High-resolution studies of hydride transfer in the ferredoxin:NADP(+) reductase superfamily.Kean, K.M., Carpenter, R.A., Pandini, V., Zanetti, G., Hall, A.R., Faber, R., Aliverti, A., Karplus, P.A.
(2017) FEBS J. 284: 3302-3319
- PubMed: 28783258
- DOI: 10.1111/febs.14190
- Primary Citation of Related Structures:
- PubMed Abstract:
Ferredoxin: NADP+ reductase (FNR) is an FAD-containing enzyme best known for catalysing the transfer of electrons from ferredoxin (Fd) to NADP+ to make NADPH during photosynthesis. It is also the prototype for a broad enzyme superfamily, including th ...
Ferredoxin: NADP+ reductase (FNR) is an FAD-containing enzyme best known for catalysing the transfer of electrons from ferredoxin (Fd) to NADP+ to make NADPH during photosynthesis. It is also the prototype for a broad enzyme superfamily, including the NADPH oxidases (NOXs) that all catalyse similar FAD-enabled electron transfers between NAD(P)H and one-electron carriers. Here, we define further mechanistic details of the NAD(P)H ⇌ FAD hydride-transfer step of the reaction based on spectroscopic studies and high-resolution (~ 1.5 Å) crystallographic views of the nicotinamide-flavin interaction in crystals of corn root FNR Tyr316Ser and Tyr316Ala variants soaked with either nicotinamide, NADP+ , or NADPH. The spectra obtained from FNR crystal complexes match those seen in solution and the complexes reveal active site packing interactions and patterns of covalent distortion of the FAD that imply significant active site compression that would favour catalysis. Furthermore, anisotropic B-factors show that the mobility of the C4 atom of the nicotinamide in the FNR:NADP+ complex has a directionality matching that expected for boat-like excursions of the nicotinamide ring thought to enhance hydride transfer. Arguments are made for the relevance of this binding mode to catalysis, and specific consideration is given to how the results extrapolate to provide insight to structure-function relations for the membrane-bound NOX enzymes for which little structural information has been available.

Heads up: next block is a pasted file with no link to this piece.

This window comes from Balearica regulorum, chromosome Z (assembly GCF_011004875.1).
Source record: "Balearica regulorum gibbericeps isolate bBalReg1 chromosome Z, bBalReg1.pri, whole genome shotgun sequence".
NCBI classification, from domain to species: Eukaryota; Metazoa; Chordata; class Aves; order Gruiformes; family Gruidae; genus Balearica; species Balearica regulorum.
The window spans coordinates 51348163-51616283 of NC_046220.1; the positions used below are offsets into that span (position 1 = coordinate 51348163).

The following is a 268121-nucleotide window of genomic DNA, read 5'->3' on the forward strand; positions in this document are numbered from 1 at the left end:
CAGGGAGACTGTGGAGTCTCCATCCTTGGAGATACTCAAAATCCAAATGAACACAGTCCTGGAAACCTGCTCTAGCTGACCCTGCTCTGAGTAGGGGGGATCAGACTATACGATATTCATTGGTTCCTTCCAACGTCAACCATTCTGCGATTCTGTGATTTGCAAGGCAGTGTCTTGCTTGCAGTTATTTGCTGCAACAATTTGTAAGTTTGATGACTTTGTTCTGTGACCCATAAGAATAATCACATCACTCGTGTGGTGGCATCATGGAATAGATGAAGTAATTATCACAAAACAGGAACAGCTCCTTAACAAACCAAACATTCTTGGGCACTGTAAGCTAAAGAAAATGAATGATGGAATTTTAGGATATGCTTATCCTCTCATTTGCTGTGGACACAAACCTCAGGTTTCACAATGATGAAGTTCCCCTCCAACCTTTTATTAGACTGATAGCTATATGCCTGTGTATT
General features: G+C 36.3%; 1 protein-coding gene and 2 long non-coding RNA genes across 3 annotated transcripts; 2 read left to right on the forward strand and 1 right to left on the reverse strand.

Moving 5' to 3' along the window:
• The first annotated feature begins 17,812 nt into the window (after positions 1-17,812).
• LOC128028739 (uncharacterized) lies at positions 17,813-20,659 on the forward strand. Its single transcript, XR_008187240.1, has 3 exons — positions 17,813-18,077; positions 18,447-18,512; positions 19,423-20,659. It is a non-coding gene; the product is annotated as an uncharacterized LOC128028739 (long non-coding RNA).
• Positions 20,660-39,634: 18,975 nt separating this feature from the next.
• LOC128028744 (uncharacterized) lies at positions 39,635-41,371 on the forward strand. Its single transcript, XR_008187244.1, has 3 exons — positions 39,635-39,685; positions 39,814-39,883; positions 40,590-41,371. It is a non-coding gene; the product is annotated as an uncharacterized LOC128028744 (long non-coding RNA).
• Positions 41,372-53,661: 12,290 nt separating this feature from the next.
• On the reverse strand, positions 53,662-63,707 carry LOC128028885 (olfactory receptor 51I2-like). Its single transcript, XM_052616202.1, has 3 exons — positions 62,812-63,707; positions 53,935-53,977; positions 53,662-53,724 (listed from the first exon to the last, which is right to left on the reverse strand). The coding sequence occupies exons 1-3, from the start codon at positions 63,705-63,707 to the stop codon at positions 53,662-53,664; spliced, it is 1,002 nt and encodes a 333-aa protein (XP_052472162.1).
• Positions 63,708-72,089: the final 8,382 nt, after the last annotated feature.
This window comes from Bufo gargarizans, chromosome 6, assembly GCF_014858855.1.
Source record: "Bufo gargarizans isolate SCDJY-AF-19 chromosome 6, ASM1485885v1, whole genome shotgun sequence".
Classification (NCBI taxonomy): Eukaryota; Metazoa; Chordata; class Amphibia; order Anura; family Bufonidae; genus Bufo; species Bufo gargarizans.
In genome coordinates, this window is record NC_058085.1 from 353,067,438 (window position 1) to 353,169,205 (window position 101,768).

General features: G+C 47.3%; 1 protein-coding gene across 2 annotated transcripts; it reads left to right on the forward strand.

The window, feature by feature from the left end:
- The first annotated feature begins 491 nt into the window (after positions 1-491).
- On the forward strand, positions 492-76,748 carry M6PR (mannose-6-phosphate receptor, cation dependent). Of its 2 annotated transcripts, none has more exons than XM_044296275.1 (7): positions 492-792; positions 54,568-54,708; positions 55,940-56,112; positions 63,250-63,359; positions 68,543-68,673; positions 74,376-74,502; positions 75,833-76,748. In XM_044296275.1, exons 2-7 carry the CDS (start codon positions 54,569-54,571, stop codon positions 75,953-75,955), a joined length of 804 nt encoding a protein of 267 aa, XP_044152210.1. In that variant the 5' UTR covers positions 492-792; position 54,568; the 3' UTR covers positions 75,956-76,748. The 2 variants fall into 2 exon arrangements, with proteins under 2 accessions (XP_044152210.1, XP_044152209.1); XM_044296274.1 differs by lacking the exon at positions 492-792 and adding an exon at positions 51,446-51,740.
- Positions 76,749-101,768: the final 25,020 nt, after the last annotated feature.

Department of Biochemistry and Biophysics, Oregon State University, Corvallis, OR, USA.